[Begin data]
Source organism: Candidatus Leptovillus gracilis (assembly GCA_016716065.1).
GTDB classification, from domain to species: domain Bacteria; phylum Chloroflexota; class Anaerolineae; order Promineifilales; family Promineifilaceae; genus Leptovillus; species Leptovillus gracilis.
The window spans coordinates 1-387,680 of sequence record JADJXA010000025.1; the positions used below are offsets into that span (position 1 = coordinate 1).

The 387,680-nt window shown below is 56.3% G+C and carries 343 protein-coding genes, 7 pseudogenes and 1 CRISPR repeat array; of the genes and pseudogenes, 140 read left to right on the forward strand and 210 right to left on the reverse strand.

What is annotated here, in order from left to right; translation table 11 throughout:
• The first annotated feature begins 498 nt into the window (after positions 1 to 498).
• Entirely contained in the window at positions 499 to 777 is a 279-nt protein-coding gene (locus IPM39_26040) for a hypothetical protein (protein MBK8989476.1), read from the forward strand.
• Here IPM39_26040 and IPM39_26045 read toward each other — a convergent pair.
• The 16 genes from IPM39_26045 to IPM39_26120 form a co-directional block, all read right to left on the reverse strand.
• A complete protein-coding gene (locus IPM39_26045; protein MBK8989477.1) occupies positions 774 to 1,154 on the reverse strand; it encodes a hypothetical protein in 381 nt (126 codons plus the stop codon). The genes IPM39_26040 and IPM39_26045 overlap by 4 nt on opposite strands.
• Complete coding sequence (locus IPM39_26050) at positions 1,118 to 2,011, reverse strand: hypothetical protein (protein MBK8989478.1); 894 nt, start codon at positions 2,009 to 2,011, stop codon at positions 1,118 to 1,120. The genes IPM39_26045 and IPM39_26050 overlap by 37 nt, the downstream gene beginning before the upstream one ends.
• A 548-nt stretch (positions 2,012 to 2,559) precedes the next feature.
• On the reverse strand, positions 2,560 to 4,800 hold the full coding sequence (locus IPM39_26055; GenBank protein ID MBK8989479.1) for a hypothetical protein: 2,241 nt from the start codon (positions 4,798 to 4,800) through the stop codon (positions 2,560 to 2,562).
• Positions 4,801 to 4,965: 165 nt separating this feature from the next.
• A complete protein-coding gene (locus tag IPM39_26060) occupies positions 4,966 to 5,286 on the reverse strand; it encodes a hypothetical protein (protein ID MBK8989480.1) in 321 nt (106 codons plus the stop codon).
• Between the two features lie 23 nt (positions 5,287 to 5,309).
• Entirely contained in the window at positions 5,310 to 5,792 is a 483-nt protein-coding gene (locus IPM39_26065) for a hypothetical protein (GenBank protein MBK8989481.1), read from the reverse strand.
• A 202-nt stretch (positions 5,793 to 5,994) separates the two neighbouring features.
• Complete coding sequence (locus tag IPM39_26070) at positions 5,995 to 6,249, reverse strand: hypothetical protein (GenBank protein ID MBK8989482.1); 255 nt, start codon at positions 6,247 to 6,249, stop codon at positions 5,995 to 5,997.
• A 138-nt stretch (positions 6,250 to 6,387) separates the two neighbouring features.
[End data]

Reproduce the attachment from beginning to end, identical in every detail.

Source organism: Candidatus Leptovillus gracilis (assembly GCA_016716065.1).
GTDB classification, from domain to species: domain Bacteria; phylum Chloroflexota; class Anaerolineae; order Promineifilales; family Promineifilaceae; genus Leptovillus; species Leptovillus gracilis.
The window spans coordinates 1-387,680 of sequence record JADJXA010000025.1; the positions used below are offsets into that span (position 1 = coordinate 1).

The 387,680-nt window shown below is 56.3% G+C and carries 343 protein-coding genes, 7 pseudogenes and 1 CRISPR repeat array; of the genes and pseudogenes, 140 read left to right on the forward strand and 210 right to left on the reverse strand.

What is annotated here, in order from left to right; translation table 11 throughout:
• The first annotated feature begins 498 nt into the window (after positions 1 to 498).
• Entirely contained in the window at positions 499 to 777 is a 279-nt protein-coding gene (locus IPM39_26040) for a hypothetical protein (protein MBK8989476.1), read from the forward strand.
• Here IPM39_26040 and IPM39_26045 read toward each other — a convergent pair.
• The 16 genes from IPM39_26045 to IPM39_26120 form a co-directional block, all read right to left on the reverse strand.
• A complete protein-coding gene (locus IPM39_26045; protein MBK8989477.1) occupies positions 774 to 1,154 on the reverse strand; it encodes a hypothetical protein in 381 nt (126 codons plus the stop codon). The genes IPM39_26040 and IPM39_26045 overlap by 4 nt on opposite strands.
• Complete coding sequence (locus IPM39_26050) at positions 1,118 to 2,011, reverse strand: hypothetical protein (protein MBK8989478.1); 894 nt, start codon at positions 2,009 to 2,011, stop codon at positions 1,118 to 1,120. The genes IPM39_26045 and IPM39_26050 overlap by 37 nt, the downstream gene beginning before the upstream one ends.
• A 548-nt stretch (positions 2,012 to 2,559) precedes the next feature.
• On the reverse strand, positions 2,560 to 4,800 hold the full coding sequence (locus IPM39_26055; GenBank protein ID MBK8989479.1) for a hypothetical protein: 2,241 nt from the start codon (positions 4,798 to 4,800) through the stop codon (positions 2,560 to 2,562).
• Positions 4,801 to 4,965: 165 nt separating this feature from the next.
• A complete protein-coding gene (locus tag IPM39_26060) occupies positions 4,966 to 5,286 on the reverse strand; it encodes a hypothetical protein (protein ID MBK8989480.1) in 321 nt (106 codons plus the stop codon).
• Between the two features lie 23 nt (positions 5,287 to 5,309).
• Entirely contained in the window at positions 5,310 to 5,792 is a 483-nt protein-coding gene (locus IPM39_26065) for a hypothetical protein (GenBank protein MBK8989481.1), read from the reverse strand.
• A 202-nt stretch (positions 5,793 to 5,994) separates the two neighbouring features.
• Complete coding sequence (locus tag IPM39_26070) at positions 5,995 to 6,249, reverse strand: hypothetical protein (GenBank protein ID MBK8989482.1); 255 nt, start codon at positions 6,247 to 6,249, stop codon at positions 5,995 to 5,997.
• A 138-nt stretch (positions 6,250 to 6,387) separates the two neighbouring features.